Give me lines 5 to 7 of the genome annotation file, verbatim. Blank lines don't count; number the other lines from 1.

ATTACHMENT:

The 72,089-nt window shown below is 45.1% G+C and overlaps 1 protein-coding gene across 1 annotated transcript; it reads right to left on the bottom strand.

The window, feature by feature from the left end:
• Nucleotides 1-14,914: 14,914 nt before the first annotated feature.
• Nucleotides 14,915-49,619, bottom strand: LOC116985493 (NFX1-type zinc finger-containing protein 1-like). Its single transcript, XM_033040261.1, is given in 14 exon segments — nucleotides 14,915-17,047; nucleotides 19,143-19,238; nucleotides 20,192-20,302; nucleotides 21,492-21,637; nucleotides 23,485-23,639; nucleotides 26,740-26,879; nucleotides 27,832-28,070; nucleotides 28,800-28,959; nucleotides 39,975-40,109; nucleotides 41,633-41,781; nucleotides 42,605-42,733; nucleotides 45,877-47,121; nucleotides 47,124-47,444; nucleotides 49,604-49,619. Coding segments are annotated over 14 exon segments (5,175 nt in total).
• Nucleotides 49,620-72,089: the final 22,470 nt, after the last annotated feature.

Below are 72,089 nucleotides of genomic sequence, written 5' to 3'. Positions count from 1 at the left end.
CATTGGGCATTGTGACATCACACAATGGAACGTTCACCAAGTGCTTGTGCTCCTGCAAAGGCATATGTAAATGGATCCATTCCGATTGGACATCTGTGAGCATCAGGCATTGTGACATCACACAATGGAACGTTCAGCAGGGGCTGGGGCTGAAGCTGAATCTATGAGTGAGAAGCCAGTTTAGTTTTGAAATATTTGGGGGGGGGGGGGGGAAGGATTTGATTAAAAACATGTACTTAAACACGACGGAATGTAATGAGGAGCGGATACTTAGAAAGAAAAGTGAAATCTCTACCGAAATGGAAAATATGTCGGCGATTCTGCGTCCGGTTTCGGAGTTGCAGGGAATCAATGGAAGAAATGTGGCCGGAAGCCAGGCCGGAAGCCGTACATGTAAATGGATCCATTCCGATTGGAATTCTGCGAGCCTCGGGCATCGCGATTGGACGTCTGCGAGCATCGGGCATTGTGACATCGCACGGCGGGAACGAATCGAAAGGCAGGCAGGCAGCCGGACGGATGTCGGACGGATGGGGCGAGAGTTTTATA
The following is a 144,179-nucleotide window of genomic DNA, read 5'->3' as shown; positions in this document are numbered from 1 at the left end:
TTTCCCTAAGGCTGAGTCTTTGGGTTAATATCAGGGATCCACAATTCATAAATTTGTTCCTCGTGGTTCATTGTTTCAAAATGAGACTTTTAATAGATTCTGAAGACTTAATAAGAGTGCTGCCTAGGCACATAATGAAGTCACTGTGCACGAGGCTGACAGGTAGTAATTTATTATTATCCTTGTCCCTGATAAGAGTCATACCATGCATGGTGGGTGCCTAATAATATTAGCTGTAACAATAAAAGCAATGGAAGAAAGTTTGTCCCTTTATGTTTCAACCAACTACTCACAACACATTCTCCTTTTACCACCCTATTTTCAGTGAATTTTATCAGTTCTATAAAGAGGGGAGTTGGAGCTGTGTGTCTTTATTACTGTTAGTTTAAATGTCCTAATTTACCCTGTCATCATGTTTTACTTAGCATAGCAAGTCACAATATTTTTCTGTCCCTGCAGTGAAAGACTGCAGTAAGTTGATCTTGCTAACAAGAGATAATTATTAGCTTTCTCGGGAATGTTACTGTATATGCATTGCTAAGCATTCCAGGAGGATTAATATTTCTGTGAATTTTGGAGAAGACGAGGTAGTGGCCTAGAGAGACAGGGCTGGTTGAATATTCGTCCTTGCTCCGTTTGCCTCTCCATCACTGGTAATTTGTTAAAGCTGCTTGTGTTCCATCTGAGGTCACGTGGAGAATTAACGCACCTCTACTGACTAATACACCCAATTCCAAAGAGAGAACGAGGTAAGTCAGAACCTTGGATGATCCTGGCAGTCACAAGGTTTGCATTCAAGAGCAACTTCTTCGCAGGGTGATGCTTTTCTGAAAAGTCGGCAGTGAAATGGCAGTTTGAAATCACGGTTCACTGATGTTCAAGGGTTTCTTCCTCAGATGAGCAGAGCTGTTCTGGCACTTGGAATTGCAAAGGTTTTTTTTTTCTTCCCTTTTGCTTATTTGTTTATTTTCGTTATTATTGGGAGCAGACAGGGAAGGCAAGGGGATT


• Nucleotides 49,620-72,089: the final 22,470 nt, after the last annotated feature.

Below are 72,089 nucleotides of genomic sequence, written 5' to 3'. Positions count from 1 at the left end.
CATTGGGCATTGTGACATCACACAATGGAACGTTCACCAAGTGCTTGTGCTCCTGCAAAGGCATATGTAAATGGATCCATTCCGATTGGACATCTGTGAGCATCAGGCATTGTGACATCACACAATGGAACGTTCAGCAGGGGCTGGGGCTGAAGCTGAATCTATGAGTGAGAAGCCAGTTTAGTTTTGAAATATTTGGGGGGGGGGGGGGGAAGGATTTGATTAAAAACATGTACTTAAACACGACGGAATGTAATGAGGAGCGGATACTTAGAAAGAAAAGTGAAATCTCTACCGAAATGGAAAATATGTCGGCGATTCTGCGTCCGGTTTCGGAGTTGCAGGGAATCAATGGAAGAAATGTGGCCGGAAGCCAGGCCGGAAGCCGTACATGTAAATGGATCCATTCCGATTGGAATTCTGCGAGCCTCGGGCATCGCGATTGGACGTCTGCGAGCATCGGGCATTGTGACATCGCACGGCGGGAACGAATCGAAAGGCAGGCAGGCAGCCGGACGGATGTCGGACGGATGGGGCGAGAGTTTTATA